Michigan Space Grant Consortium graduate fellowship application support

The Graduate School is offering support services to assist graduate students in applying for the Michigan Space Grant Consortium’s Graduate Fellowship, including a workshop and one-on-one writing support.

MSGC’s Graduate Fellowship opportunity supports graduate students from affiliate
institutions who are conducting research and public service projects relevant to NASA’s strategic interests as expressed in NASA’s 2014 & 2018 Strategic Plans, specifically, research focused on aerospace, space science, and earth system science. Graduate students working in other, related science, technology, engineering, and mathematics fields are also eligible to apply. Starting this year, MSGC is piloting an expanded definition of STEM to include support for interdisciplinary projects that include art, so graduate students conducting research and projects relevant to NASA’s strategic interests in disciplines not traditionally considered STEM, such as the humanities or social sciences, are likewise encouraged to apply.

Fellowship recipients are awarded $5,000. To be eligible, applicants must be U.S. nationals, have a good academic record, and be in good academic standing. Women, under-represented minorities, and persons with disabilities are strongly encouraged to apply. Students currently receiving MSGC Fellowships are eligible to reapply.

Workshop information: Overview and tips from an MSGC Fellowship reviewer
Date and Time: Friday, September 17th, from 11:00 AM – 11:50 AM
Location: Admin 404
Presenter: Will Cantrell, Associate Provost and Dean of the Graduate School
Host: Sarah Isaacson, GLAS Program Director, sisaacso@mtu.edu
Register here: https://forms.gle/RSPYtUHVD6Yjimou6
A recording of the workshop will be available beginning September 21st.

Wednesday, Nov. 3 at noon — Internal deadline for undergraduate and graduate fellowship proposals
Wednesday, Nov. 10 at 5 p.m. — Final materials, after review and approval by SPO, must be uploaded to MSGC by the applicant

For more information and specific application instructions, visit the MSGC website and the MTU Graduate School’s MSGC web page.

NSF Graduate Research Fellowship Program Application Support

The Graduate School is offering support services to assist graduate students in applying for the National Science Foundation’s Graduate Research Fellowship Program, including workshops and one-on-one writing support.  Fellowship recipients earn an annual stipend of $34,000.  To be eligible, applicants must be a U.S. citizen, national, or permanent resident, have never previously applied to GRFP while enrolled in a graduate degree program, have never earned a master’s or professional degree in any field, or completed more than one academic year in a graduate degree-granting program.  Applications are due October 18th – 22nd.  See https://www.nsfgrfp.org/ for full benefits and eligibility details.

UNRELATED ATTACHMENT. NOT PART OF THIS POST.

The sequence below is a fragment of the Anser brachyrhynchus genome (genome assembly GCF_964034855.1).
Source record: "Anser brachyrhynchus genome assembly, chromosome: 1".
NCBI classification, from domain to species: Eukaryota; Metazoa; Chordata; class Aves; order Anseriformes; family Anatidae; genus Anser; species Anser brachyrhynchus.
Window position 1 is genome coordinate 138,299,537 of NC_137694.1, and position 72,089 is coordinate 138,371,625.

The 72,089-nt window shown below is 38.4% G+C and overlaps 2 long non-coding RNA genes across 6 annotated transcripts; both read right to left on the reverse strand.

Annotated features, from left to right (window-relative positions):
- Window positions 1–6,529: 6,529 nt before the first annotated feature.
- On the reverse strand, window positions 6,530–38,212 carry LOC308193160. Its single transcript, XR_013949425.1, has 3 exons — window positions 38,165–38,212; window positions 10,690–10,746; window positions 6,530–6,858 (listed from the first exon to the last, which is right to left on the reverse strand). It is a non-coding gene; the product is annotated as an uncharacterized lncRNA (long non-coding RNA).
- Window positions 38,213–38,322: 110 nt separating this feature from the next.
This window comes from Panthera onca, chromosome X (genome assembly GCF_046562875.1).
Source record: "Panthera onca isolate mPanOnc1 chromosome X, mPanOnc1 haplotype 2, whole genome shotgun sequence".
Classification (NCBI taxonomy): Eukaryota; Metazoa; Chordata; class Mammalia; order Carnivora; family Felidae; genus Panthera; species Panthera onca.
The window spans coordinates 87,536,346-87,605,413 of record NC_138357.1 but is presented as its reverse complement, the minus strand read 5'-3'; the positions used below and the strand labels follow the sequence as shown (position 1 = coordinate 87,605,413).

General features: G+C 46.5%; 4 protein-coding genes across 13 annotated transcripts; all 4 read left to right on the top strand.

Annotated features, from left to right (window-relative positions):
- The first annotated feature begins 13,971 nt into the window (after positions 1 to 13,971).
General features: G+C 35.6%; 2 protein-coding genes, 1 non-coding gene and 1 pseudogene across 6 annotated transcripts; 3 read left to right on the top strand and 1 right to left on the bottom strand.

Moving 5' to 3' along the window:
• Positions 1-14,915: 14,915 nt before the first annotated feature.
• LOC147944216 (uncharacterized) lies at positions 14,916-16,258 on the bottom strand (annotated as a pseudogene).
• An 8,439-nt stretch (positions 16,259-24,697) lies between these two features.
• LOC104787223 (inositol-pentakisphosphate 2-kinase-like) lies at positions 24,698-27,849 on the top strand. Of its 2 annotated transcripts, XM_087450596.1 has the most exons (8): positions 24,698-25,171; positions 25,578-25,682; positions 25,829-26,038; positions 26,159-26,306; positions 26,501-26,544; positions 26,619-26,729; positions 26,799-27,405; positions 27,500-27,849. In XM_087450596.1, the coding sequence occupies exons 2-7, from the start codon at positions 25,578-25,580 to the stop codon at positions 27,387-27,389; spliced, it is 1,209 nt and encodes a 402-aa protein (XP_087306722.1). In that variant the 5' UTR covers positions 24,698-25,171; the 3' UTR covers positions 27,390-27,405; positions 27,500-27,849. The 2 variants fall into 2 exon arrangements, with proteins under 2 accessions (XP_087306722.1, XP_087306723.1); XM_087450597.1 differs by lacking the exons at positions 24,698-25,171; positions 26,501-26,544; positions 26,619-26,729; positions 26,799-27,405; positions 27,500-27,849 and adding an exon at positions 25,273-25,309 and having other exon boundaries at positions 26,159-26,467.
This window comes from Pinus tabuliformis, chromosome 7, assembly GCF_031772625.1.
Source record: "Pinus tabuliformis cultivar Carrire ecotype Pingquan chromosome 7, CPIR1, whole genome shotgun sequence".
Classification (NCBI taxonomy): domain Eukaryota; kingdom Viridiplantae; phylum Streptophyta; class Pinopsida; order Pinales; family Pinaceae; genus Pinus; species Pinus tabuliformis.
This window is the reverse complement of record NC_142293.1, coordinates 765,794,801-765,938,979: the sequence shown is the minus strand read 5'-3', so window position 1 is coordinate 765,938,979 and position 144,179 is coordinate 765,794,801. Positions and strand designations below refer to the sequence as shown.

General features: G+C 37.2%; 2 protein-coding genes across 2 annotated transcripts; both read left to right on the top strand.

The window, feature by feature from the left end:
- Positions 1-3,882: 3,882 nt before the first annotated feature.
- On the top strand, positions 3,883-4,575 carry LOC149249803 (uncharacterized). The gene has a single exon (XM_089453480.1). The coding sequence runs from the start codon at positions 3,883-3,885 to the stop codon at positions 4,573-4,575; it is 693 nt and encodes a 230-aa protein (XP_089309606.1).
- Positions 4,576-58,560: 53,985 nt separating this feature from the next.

Workshop 1: Overview and tips from a former NSF program manager and reviewer
Date and Time: Friday, September 3rd, from 9:00 AM to 10:30 AM
Presenter: Dr. Pushpalatha Murthy, former NSF program manager
Co-hosts: Dr. Debra Charlesworth, former NSF GRFP reviewer, and Sarah Isaacson, NSF GRFP Support Coordinator
Zoom meeting link: Please make sure to sign in with your MTU account before joining the meeting to be admitted.
Join from PC, Mac, Linux, iOS or Android: https://michigantech.zoom.us/j/83018958000

Workshop 2: Crafting your statements: Content and organization
Date and Time: Friday, September 10th, from 10:00 AM to 11:30 AM
Presenter: Sarah Isaacson, NSF GRFP Support Coordinator
Zoom meeting link: Please make sure to sign in with your MTU account before joining the meeting to be admitted.
Join from PC, Mac, Linux, iOS or Android: https://michigantech.zoom.us/j/82410509516

Personalized writing support:
Applicants will receive support via an NSF GRFP Canvas course as well as individualized writing support on application drafts from qualified staff members.

See https://www.nsfgrfp.org/ for more details. Questions? Contact Sarah Isaacson, NSF GRFP Support Coordinator: sisaacso@mtu.edu

Doctoral Finishing Fellowship Summer 2021 Recipient – Dominic Uhelski

I always had an admiration for inventors like the Wright brothers, pushing boundaries despite setbacks. The spirit of experimentation is much like the spirit of exploration – both tread into unknown territory for the purpose of discovery. At Michigan Tech, I got to feed both.

I began my journey at Michigan Tech as an incoming master’s student in January 2018. Joining the labs of Dr. Evan Kane and Dr. Rod Chimner, I immediately got to work learning a whole new set of skills necessary to be successful in graduate research. From my background in fisheries and wildlife and upland fire ecology, Rod and Evan gave me the opportunity and support to pursue a different course. I pushed my own boundaries making the transition to wetland fire ecology, then I started pushing the boundaries of the science. We wanted to know how frequently peatlands in the upper peninsula experienced wildfire. To that end, we had to find evidence of these wildfires. However, the options for finding the evidence we needed were limiting. With standard techniques, we could get an idea of fire frequency in only a few sites. We set our sights higher.

Rod and Evan helped me cultivate the spirit of experimentation with the perseverance of an inventor. With their help, I surpassed the limitations of the present methods by inventing my own. Like every other scientist and inventor, I stood on the shoulders of giants to reach as far as I have, but that makes me no less proud, only more humble. It was not easy, but my efforts were rewarded. Rather than three sites, we were able to study thirty. Now every other scientist who wants to do the same will be able to walk the trail we blazed.

Somewhere along the way, we realized that this work had potential beyond a master’s project, so I decided to stay on and make a Ph.D. project out of it, and I’m glad that I did. I have learned so much from working with Rod and Evan, about the field, the research process, about what my strengths and weaknesses are. Now, as my time at MTU winds gradually to a close, I know that I still have more to learn, but I also have a duty to publish all that we have learned. That may be the most difficult part of the whole process, but the support of the finishing fellowship that I have received will be an invaluable assistance. I am grateful to the graduate school for awarding me this fellowship, and to Rod, Evan, my committee, my coauthors, and the undergraduate assistants that have all contributed to bringing this work to fruition.